Disclaimer: In no way by responding to Mary Kassian’s series on complementarianism am I affirming or claiming to agree with her on the following points. I do, however, think she makes some valid points that are necessary to address in order to further this often dead-end conversation. I invite you to read through the full series here and to continue the conversation on your own blogs or in the comments.
In part one of this four-part series, I share the first two steps in how to bridge the gap (or rather, chasm) in the heated debate between egalitarians and complementarians in the Christian church.
First, listen to how complementarians and egalitarians frame their positions.
The first red flag in this debate between complementarians and egalitarians is that complementarianism and its derivates are not words in standard English language dictionaries. For those of you who think that this is petty, Google “complementarianism” yourself. Scroll down. Click on the next page. And the next. Not there yet? How about Googling “complementarianism definition.” Even then there is no textbook definition, rather a host of different faith-based and other explanations of the position. To operate on the same assumptions as complementarians in the context of the Christian church, we need to consult some additional resources:
- Wikipedia defines Christian complementarianism as: “The theological view held by some in Christianity and other world religions that men and women have different but complementary roles and responsibilities in marriage, family life, religious leadership, and elsewhere. It assigns leadership roles to men and support roles to women, based on certain biblical passages. One of its precepts is that while women may assist in the decision making process, the ultimate authority for the decision is the purview of the male in marriage, courtship, and in the polity of churches subscribing to this view.”
- The Council on Biblical Manhood and Womanhood describes complementarianism as the belief that: “Men and women are equal in the image of God, but maintain complementary differences in role and function. In the home, men lovingly are to lead their wives and family as women intelligently are to submit to the leadership of their husbands. In the church, while men and women share equally in the blessings of salvation, some governing and teaching roles are restricted to men.”
- Retha at Biblical Personhood defines several types and varying levels of complementarianism, from soft complementarians to hardcore biblical patriarchalists.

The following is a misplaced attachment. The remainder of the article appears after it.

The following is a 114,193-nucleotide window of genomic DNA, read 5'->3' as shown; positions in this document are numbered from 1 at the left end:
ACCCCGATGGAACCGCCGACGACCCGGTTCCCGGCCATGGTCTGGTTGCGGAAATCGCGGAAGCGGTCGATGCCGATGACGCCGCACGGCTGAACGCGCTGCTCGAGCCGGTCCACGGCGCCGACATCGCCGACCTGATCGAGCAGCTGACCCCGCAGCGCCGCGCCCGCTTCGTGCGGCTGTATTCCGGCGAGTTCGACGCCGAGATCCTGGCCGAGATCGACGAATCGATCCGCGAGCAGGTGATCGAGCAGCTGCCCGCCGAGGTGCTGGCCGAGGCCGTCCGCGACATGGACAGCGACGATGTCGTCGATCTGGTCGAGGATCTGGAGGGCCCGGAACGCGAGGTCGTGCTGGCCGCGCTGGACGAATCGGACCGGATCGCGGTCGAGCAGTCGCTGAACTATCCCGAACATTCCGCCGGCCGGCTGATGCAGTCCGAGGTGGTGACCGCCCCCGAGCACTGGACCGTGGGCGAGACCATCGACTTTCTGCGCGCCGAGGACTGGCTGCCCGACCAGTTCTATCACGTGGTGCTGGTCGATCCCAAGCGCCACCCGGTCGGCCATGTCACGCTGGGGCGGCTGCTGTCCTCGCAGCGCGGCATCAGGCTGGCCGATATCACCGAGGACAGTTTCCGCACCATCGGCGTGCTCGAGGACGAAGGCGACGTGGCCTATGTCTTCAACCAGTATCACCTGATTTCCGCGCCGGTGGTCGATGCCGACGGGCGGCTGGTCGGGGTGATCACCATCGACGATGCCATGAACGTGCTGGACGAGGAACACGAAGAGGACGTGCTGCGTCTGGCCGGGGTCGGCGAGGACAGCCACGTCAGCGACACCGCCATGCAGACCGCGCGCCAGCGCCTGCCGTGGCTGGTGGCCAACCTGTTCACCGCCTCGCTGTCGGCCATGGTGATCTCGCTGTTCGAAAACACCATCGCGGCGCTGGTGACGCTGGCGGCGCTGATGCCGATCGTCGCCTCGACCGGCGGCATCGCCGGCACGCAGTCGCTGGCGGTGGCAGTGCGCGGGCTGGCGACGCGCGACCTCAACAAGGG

Now Google “egalitarianism.” At least according to my latest search, the top item was the Wikipedia article. The second was the Stanford Encyclopedia of Philosophy definition. The third was the dictionary definition from Merriam-Webster. According to the third source, egalitarianism, which was coined in 1905 and derived from the French (égal, equality), is defined as:
- A belief in human equality, especially with respect to social, political, and economic affairs.
- A social philosophy advocating the removal of inequalities among people.
- Wikipedia defines Christian egalitarianism as: “All people are equal before God and in Christ [and therefore] have equal responsibility to use their gifts and obey their calling to the glory of God. [They] are called to roles and ministries without regard to class, gender, or race.”
- The organization Christians for Biblical Equality defines egalitarianism as: “The equality and essential dignity of men and women of all ethnicities, ages, and classes. [All] persons are made in the image of God and are to reflect that image in the community of believers, in the home, and in society [and] are to diligently develop and use their God-given gifts for the good of the home, church, and society.
But more often than not, these messages are tweaked just so, adding to the confusion and mess that this debate already is.
- Mary Kassian states that complementarianism reflects how “God created male and female to display complementary truths about Jesus and that this involves male headship in nuclear and church families.” She also states that “complementarity fosters mutuality at a far deeper level than sameness does.” Both are loaded statements in which there are both concessions to more conservative folks (“headship”) and to more progressive folks (“mutuality”).Take note of these buzzwords. You’ll see them again in how egalitarians define their positions.
- Rachel Held Evans defines egalitarianism as the belief that “Christian women enjoy equal status and responsibility with men in the home, church, and society, and that teaching and leading God’s people should be based on giftedness rather than gender.”
- Or as commenter Angie in Kassian’s part one of the series explains, “Egalitarian means affirming or promoting equality. Egalitarians believe in complementarity, mutuality, [and] reciprocity, but not hierarchy, especially in marriage. Egalitarians are complementarians without hierarchy.” (emphasis mine)
At this point, you may want to interject, “Egalitarians do not believe in sameness!” or “Complementarians do not support women being unequal!” I completely understand the urge and far too often have failed to hold my tongue – or rather, the Tweet button – in these instances. And while I earnestly believe that the tide is turning on patriarchy, that doesn’t mean we need to tear the losing side down. As my father says, we need to kill them with kindness. But also, from a more strategic standpoint, we need to listen and learn from their perspectives in order to more effectively challenge them.
So for now, if you can, let’s hold our tongues and turn the other cheek. There are plenty of opportunities at the end of this step-wise process to challenge the other starting in part two of this series: understanding that each side wants to appear in the best light possible.